FCA’s sweater-in-chief Sergio Marchionne has a plan to turn around the debt-laden and ailing automaker: stop building cars that lose money. That sounds like common sense, so long as oil prices stay low and the demand for trucks, SUVs and crossovers remains high.
But that plan introduces a new set of problems, chief among them the fact that ditching the car market leaves FCA exceptionally exposed to future volatility in oil prices. Crude prices affect prices at the pump, which affects the demand for certain types of vehicles. Sergio is betting oil prices will stay low by focusing on vehicles with ever-increasing price tags and ever-growing gas tanks.
Still, there will always be some demand for small cars. It was true in 1950 and it is true today. So what will Mr. Sweater do to meet that demand? Simple: he’ll buy those vehicles from another automaker and badge engineer them the old-fashioned way.
Autonomous alien luxury pods and royalty-free hydrogen patents aren’t the only things coming onto the stage during the 2015 Consumer Electronics Show in Las Vegas. Today, we’ll show you the latest and greatest from BMW, FCA, Audi and Ford, with the help from our brothers and sisters over at AutoGuide.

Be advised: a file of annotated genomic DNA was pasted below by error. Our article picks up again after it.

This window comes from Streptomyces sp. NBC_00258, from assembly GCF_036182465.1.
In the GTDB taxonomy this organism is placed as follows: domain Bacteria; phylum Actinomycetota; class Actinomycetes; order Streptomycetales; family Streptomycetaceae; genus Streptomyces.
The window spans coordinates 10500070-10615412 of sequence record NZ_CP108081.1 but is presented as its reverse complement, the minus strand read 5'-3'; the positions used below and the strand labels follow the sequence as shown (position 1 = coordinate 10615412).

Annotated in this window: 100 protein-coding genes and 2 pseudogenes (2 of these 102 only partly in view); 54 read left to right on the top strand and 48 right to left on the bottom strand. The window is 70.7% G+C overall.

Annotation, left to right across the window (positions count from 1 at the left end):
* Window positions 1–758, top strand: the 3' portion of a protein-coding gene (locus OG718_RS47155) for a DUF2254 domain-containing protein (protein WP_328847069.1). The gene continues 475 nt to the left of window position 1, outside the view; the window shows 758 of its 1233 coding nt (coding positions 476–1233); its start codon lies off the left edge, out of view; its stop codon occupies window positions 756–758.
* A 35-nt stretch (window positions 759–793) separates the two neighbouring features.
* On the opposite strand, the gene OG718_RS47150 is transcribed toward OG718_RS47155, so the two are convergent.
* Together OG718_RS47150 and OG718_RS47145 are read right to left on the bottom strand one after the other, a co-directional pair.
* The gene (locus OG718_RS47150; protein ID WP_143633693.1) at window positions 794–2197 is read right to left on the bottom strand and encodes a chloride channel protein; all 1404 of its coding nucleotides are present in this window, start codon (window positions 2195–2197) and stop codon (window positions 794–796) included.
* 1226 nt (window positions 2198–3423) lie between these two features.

The vehicles we aspire to own have one thing in common: timeless design over mere transportation: Ferraris over Fiats. CUVs instead of sedans, or personal luxury vehicles in lieu of a hatchback. So why not treat yourself to a leather-wrapped charging apparatus? (Read More…)
Korea’s Samsung, better known for flat panel TVs, Galaxy smart phones and other gadgetry, wants its name removed from cars produced by Renault in Korea. “We want to take our brand ‘Samsung’ out of Renault Samsung since we don’t have anything to do with the car sales,” a Samsung executive told The Korea Herald.
Autocar reports that Renault workers in France are jumping on a bus and heading to the Paris Motor Show. Are the doing it because they fancy a day out? Maybe they want to see all the nice cars on display? Nope, they’re going there to protest. OK, so who do you think they are going to protest? Hyundai? Toyota? Ford? Nope. They’re protesting against Renault. So, a bunch of French Renault workers are going to the Paris Motor Show to protest against their own company? Why?
As the world recedes, South Korea grows. First Hyundai registers double digit growth in the United States and now other automakers want a piece of the South Korean action. The Korean Times reports that Renault-Nissan announced that they will increase the amount of their South Korean parts suppliers from 28 to 100 by 2013. 108 major subcontractors took part in a conference along with officials from Renault-Nissan’s purchasing organisation.